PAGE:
The Official Website of Afghan Premier League
For the first time in 37 years, the Afghanistan national football team will host the Pakistan national football team on home soil at the Afghanistan Football Federation (AFF) stadium in Kabul. The match kicks off at 4pm on August 20 and is the first international football match hosted in Afghanistan since Turkmenistan traveled to Kabul in 2003 for a World Cup Qualifying match.
“We hope that this game will open the door for the National Team to host more games in Kabul so that we do not have to travel abroad to play our ‘home games,’” said Yousef Kargar, Head Coach of the Afghanistan National Team. He added, “I am sure that this game will contribute to better understanding between Afghans and Pakistanis of all ages.”
The last time Afghanistan and Pakistan played a match in Kabul was in1976 (1355). Given the uneasy political situation between Afghanistan and Pakistan in the mid-1970s, many people were surprised when Afghanistan extended, and Pakistan accepted, an invitation to have their national teams compete.
In the summer of 1976, tens of thousands of people gathered in the area surrounding Kabul’s historic Ghazi Stadium and Chaman-e-Hozory to celebrate Jashen, a festival commemorating the anniversary of the Republic of Afghanistan. The crowds were entertained by musicians from all over Central and South Asia, military parades that attracted the likes of President Daud Khan, and “clubs” set up by the government ministries to enjoy food and art.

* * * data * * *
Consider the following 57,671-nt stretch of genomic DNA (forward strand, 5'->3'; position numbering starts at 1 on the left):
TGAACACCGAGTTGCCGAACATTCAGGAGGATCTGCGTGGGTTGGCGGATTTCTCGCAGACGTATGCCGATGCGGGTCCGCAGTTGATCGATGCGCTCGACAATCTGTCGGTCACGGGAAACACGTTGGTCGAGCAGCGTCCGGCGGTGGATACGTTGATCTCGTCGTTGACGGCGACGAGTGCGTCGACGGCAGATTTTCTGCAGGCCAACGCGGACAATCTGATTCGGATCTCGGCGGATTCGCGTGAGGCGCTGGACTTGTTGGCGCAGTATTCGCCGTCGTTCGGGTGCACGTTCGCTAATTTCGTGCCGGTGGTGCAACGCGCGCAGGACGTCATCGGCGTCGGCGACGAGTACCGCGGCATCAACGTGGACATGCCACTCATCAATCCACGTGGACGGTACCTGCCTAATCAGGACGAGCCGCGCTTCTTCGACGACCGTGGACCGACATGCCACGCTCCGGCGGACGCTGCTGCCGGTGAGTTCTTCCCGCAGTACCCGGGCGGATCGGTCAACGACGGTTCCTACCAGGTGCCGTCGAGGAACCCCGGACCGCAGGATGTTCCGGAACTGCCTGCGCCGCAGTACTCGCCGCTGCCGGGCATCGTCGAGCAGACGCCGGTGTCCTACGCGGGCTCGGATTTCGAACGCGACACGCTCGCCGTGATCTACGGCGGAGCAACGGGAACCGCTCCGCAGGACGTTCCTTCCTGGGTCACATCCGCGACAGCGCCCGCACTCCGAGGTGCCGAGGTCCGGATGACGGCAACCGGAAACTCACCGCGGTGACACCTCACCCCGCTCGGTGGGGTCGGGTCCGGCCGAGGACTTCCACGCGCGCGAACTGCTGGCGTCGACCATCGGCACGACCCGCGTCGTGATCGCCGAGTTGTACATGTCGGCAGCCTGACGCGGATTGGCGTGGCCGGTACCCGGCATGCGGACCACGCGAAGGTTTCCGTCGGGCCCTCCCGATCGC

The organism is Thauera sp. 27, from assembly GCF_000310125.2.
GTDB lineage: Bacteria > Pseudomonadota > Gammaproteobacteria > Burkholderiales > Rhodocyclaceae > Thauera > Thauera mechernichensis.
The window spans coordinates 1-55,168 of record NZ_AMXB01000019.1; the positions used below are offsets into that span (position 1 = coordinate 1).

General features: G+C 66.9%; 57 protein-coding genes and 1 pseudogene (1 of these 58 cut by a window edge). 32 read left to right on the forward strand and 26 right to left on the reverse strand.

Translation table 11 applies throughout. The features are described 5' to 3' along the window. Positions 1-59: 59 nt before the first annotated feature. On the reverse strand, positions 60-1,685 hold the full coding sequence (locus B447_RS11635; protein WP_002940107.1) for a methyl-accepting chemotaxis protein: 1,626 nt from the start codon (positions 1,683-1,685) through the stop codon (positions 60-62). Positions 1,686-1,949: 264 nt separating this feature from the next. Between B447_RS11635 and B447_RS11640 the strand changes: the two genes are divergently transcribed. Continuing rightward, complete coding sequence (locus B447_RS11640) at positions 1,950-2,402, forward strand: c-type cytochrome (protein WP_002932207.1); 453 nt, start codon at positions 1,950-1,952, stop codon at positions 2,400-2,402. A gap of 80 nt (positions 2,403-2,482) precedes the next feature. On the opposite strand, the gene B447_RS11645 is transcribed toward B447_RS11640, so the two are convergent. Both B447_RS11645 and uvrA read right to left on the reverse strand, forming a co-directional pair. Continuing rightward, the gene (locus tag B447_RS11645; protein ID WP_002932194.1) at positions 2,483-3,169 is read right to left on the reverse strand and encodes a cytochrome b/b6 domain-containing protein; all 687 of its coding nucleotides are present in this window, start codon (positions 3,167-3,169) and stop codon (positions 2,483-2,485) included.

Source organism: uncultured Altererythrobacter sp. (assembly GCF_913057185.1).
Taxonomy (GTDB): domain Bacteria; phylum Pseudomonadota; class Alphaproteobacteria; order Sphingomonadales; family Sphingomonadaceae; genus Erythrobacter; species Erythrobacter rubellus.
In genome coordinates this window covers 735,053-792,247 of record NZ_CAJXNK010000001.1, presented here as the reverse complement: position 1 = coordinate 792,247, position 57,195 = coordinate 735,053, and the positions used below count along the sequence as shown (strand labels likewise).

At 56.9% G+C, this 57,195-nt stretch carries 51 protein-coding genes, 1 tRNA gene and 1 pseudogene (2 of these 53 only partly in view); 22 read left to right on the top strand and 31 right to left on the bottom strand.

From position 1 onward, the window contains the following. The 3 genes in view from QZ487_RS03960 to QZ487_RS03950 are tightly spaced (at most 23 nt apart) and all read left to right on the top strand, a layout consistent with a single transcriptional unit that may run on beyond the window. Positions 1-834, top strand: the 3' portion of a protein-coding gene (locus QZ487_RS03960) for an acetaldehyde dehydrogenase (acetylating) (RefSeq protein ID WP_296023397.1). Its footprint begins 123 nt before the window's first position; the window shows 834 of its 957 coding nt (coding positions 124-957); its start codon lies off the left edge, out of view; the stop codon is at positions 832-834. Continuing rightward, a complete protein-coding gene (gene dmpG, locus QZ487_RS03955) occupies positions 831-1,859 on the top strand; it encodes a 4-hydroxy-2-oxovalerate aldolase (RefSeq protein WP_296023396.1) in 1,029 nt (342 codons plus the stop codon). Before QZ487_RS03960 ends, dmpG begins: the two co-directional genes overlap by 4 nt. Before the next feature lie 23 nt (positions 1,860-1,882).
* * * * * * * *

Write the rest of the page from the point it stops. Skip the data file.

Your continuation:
One of the centerpieces of the week-long festival was the football competition. In years past, the most famous football clubs from Iran, Pakistan, India, Turkey, and formerly Soviet-controlled Tajikistan had traveled to Kabul to compete in the Jashen Football Tournament hosted in Ghazi Stadium. These matches would regularly attract 20,000 spectators or more, with some fans forced to sit on the track immediately surrounding the field because the stands were too full.
But in 1976, Afghanistan was welcoming an even more special guest: the national football team of Pakistan was coming to Kabul to compete against the Afghanistan national team.
Afghanistan’s team defeated Pakistan’s team 1-0 in a Ghazi Stadium that observers report maintained a respectful and peaceful atmosphere. President Daud Khan was so pleased that he greeted the teams on the field after the match and gave each of the Afghan athletes 5,000 Afghani (equivalent tothree months’ salary of a government employee). This was the first time the Afghan government had publicly acknowledged professional football players.